Hundreds of likes wouldn’t be out of the blue if my Facebook post reads that I’m arranging alumni get-together or my wife is with young. One cannot put a stop to hit the like button after having seen eye-catching snapshot not caring whether you know the one who uploaded it or not. I accept as true that Mark Zuckerberg added such feature in his website so that the users can use it as a throwaway gestures for having liked the content.

But in this era of cyber culture, many of us have forgotten that there is inbuilt thinking machine in us which takes no second to make a judgment of what we see. What I mean is that many of us just hit like on no matter what the post is without actually analyzing whether it is appropriate to like it or not. For example, if someone notifies via Facebook that a big cheese passed away then in no minute the post will gain fat likes. Revisit the post and then put your mind in work, what do the likes mean? Does it stand for our happiness over the death of him/her? Yes, from hundred likes, there might be someone who is pleased to find out that the one he/she hates has taken the last breathe, but what about our likes? Or are we acknowledging the one who posted it for the timely information? Again, don’t you find it funny to see hundreds of like with no comment when someone writes, “I’m new to the place and have no friends so can anyone join me to get rid of my loneliness?” It’s akin to saying that we are sending you hundreds of likes, so enjoy the company. A recent post with scores of like on donation box robbery by a monk in Punakha serves a mere example of such foolishness. Are we happy that the monk is successful in robbery, or the temple was robbed, or the monk was caught? What are we trying to convey? I’m confused! Are you not? Haha my article is with more questions than answers mosh. It not necessarily means that all users are same; there are some who spare time to drop comments and some who read but do not partake in giving weightage to the post.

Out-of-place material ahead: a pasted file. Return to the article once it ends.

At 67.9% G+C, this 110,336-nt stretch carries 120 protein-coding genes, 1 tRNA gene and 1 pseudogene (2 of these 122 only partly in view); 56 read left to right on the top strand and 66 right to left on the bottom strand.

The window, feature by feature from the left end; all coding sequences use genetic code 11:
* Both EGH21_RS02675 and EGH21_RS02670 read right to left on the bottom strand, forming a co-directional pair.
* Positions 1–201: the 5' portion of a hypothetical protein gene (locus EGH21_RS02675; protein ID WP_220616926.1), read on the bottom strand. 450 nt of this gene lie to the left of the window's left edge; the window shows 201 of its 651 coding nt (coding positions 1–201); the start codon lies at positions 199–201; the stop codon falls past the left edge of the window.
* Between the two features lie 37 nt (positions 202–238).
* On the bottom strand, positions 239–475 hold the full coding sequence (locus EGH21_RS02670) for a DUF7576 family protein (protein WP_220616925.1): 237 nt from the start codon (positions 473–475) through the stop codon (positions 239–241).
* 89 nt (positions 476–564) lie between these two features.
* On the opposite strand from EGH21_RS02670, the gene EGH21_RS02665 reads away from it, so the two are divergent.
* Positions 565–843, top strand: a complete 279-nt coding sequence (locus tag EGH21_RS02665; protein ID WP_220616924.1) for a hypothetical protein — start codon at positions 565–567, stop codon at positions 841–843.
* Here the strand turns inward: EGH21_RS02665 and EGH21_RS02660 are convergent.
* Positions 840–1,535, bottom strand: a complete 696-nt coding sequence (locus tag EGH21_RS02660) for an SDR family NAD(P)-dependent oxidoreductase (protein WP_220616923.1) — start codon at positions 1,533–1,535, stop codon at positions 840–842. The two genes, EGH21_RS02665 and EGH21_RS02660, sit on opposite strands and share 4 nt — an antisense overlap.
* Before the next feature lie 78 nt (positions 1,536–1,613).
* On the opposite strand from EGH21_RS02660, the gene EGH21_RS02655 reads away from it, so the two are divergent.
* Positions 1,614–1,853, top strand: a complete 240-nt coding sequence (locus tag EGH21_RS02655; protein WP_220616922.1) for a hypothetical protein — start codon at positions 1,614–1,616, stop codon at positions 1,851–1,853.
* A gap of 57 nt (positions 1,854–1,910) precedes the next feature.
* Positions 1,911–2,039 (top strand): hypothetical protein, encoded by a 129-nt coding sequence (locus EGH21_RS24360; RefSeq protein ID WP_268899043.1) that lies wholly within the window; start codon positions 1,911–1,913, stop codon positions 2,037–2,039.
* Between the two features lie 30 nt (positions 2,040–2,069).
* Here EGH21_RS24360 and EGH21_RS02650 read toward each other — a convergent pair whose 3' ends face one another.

FIG: 2 Million likes for death of Paul Walker 

Few months back I being an administrator invited suggestion from the members on about whether to deactivate the group since it is dormant and served no purpose. It was bolt from the blue that I saw only likes and no single comment, only later a couple of members shared their view not to deactivate it. Are the rest pleased to read that the group will be permanently rub out from Facebook so that they could not stop themselves in giving thumbs-up to the post? I was confused whether to listen to those two members or to go with majority win basis since likes in the post spoke more words than the comments. For a moment or two I judge that many hits like to your post to let you know that they read it; it’s like saying that you will be not neglected for what on earth you post. But what’s the use when you press like to read that he/she is feeling pissed off, feels heartbreaking, under the weather, etc. Therefore, I request all the Facebookers to use the like button meaningfully, in no way playing with the emotion of others or otherwise what will happen to the cyber if brains of people who can shape the cyber depend on it to think for them. Think wisely, use wisely, happy Facebooking.